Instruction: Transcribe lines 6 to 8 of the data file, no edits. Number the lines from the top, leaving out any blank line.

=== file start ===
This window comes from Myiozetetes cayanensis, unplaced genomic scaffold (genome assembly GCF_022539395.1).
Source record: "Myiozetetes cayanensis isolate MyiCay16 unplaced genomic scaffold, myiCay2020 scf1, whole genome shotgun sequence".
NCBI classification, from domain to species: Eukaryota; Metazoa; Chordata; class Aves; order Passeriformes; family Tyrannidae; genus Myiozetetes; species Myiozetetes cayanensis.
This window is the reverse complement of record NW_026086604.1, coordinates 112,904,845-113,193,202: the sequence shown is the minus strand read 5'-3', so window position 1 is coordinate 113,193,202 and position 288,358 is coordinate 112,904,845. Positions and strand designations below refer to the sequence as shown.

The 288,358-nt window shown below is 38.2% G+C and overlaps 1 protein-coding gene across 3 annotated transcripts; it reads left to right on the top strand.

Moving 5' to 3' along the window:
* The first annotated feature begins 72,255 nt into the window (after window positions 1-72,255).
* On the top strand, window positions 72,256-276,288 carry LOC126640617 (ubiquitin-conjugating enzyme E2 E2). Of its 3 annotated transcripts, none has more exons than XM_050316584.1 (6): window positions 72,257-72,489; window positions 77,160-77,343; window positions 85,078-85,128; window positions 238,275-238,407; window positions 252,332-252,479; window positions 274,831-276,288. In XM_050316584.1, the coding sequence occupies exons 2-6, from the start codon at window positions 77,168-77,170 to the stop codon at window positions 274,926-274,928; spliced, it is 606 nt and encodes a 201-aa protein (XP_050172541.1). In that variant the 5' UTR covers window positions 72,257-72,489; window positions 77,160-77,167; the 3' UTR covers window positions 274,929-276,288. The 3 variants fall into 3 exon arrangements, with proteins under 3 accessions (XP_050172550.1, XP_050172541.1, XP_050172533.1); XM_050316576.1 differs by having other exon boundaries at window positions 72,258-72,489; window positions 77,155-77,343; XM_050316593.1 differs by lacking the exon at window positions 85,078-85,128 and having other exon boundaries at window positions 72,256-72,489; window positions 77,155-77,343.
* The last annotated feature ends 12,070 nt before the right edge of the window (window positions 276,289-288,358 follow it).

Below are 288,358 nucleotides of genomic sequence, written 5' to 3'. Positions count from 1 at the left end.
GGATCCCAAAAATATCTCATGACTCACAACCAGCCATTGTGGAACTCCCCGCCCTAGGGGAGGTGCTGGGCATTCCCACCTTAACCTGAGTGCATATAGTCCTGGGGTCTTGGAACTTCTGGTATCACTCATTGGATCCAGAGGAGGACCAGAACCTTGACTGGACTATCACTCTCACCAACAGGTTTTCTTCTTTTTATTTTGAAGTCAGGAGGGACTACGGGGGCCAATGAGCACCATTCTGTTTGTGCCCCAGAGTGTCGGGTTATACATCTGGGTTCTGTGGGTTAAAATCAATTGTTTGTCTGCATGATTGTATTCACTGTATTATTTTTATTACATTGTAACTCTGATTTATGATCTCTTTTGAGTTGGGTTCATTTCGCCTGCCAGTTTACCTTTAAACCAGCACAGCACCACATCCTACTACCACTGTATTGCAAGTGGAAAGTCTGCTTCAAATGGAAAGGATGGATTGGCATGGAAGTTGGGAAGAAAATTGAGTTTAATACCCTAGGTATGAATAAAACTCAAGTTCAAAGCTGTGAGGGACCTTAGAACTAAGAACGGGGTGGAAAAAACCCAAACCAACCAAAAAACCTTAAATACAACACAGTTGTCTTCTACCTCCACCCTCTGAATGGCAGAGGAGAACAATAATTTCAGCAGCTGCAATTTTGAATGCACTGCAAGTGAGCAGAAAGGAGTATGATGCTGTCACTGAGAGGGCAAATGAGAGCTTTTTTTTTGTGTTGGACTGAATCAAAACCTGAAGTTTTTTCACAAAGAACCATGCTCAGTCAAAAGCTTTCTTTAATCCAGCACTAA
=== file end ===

Moving 5' to 3' along the window:
* The first annotated feature begins 72,255 nt into the window (after window positions 1-72,255).
* On the top strand, window positions 72,256-276,288 carry LOC126640617 (ubiquitin-conjugating enzyme E2 E2). Of its 3 annotated transcripts, none has more exons than XM_050316584.1 (6): window positions 72,257-72,489; window positions 77,160-77,343; window positions 85,078-85,128; window positions 238,275-238,407; window positions 252,332-252,479; window positions 274,831-276,288. In XM_050316584.1, the coding sequence occupies exons 2-6, from the start codon at window positions 77,168-77,170 to the stop codon at window positions 274,926-274,928; spliced, it is 606 nt and encodes a 201-aa protein (XP_050172541.1). In that variant the 5' UTR covers window positions 72,257-72,489; window positions 77,160-77,167; the 3' UTR covers window positions 274,929-276,288. The 3 variants fall into 3 exon arrangements, with proteins under 3 accessions (XP_050172550.1, XP_050172541.1, XP_050172533.1); XM_050316576.1 differs by having other exon boundaries at window positions 72,258-72,489; window positions 77,155-77,343; XM_050316593.1 differs by lacking the exon at window positions 85,078-85,128 and having other exon boundaries at window positions 72,256-72,489; window positions 77,155-77,343.